3. There is an apparent shift of leadership on the Climate Change fight from the top US Government administration to the lower structures instead. This is according to Financial Times of the USA. This comes as private companies and individual leaders of various States pledge to commit resources towards the fulfilment of America’s contribution to the Paris Deal so that it would be as if the US had not withdrawn from the Paris Climate deal. For instance, Seattle City Councilmember Mike O’Brien said local jurisdictions are “preparing to figure out how we demonstrate to the rest of the world that the United States is still on board, even if it’s not happening at the national level.” (Johnny Andrews/The Seattle Times). It is not yet clear what the mechanisms of private individuals and corporations or individual States, as opposed to countries, are to contribute to provisions of a treaty such as this one.

The one thing that is clear from the outset is that there is now more widespread commitment than ever to ensuring that the fight against climate change is fought fiercely by different nations and players across the globe. The Chinese Government has committed itself to taking up the leadership by committing a lot support for developing countries to invest in renewable energy. Other developed countries have pledged support and their commitment to reducing emission of greenhouse gases and contribute to the attainment of the overall goal of the Paris Agreement on Climate Change. This  - is important, for where there is a will, there will inevitably be a way. In summary, we can leverage all the goodwill and coupled with all the currently available resources towards the fight against climate change to wage a decisive fight and push towards our goals to reduce carbon emissions and to adapt as best as we can.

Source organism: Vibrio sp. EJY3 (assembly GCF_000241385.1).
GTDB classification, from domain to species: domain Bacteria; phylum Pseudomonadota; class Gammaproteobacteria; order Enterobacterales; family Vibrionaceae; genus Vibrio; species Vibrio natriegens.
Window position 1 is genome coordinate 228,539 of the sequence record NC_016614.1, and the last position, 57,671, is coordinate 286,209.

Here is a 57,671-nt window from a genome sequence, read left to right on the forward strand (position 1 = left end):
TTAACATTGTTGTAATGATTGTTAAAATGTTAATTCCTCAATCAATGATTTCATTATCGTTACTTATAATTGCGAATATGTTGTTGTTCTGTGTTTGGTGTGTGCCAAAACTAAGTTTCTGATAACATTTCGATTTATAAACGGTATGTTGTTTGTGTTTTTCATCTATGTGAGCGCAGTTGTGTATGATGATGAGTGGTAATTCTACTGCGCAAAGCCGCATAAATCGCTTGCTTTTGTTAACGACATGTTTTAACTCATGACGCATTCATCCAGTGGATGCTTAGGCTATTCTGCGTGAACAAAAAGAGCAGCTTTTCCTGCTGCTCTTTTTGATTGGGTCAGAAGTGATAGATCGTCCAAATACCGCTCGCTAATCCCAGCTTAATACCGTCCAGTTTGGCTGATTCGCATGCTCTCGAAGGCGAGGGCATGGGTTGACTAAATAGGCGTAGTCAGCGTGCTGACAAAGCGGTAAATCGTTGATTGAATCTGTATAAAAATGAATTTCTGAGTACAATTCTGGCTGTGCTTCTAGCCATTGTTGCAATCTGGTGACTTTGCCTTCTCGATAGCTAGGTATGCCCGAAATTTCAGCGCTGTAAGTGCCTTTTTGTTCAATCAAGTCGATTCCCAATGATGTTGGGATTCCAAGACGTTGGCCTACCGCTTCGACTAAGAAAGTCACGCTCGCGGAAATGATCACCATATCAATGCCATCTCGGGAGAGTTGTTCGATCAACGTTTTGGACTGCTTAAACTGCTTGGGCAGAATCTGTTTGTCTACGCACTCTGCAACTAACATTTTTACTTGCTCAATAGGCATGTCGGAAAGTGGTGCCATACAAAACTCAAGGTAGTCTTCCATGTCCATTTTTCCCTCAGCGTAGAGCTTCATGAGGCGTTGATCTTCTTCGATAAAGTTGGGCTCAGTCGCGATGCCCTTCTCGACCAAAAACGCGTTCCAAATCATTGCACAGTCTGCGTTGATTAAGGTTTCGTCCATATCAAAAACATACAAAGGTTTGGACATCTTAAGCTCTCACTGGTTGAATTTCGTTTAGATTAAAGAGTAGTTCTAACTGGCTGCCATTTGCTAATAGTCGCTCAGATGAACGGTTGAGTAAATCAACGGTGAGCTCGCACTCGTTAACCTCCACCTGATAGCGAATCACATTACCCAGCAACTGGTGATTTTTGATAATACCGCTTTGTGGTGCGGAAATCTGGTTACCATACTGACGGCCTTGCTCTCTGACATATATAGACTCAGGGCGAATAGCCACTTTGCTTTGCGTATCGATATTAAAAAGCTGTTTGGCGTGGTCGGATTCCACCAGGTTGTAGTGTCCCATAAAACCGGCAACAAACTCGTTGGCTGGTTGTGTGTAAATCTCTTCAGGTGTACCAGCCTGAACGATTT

The future is bright. If and when the US pulls out, there will be institutions and States that will try to ensure that the US’s goals are met as if there was no pull out. We have up to 2020 before the US can withdraw. And we currently have the funding for the ongoing programmes. We also have opportunity to access more support for more projects before 2020. The challenge is for us as a nation to do the best that we can with the available resources.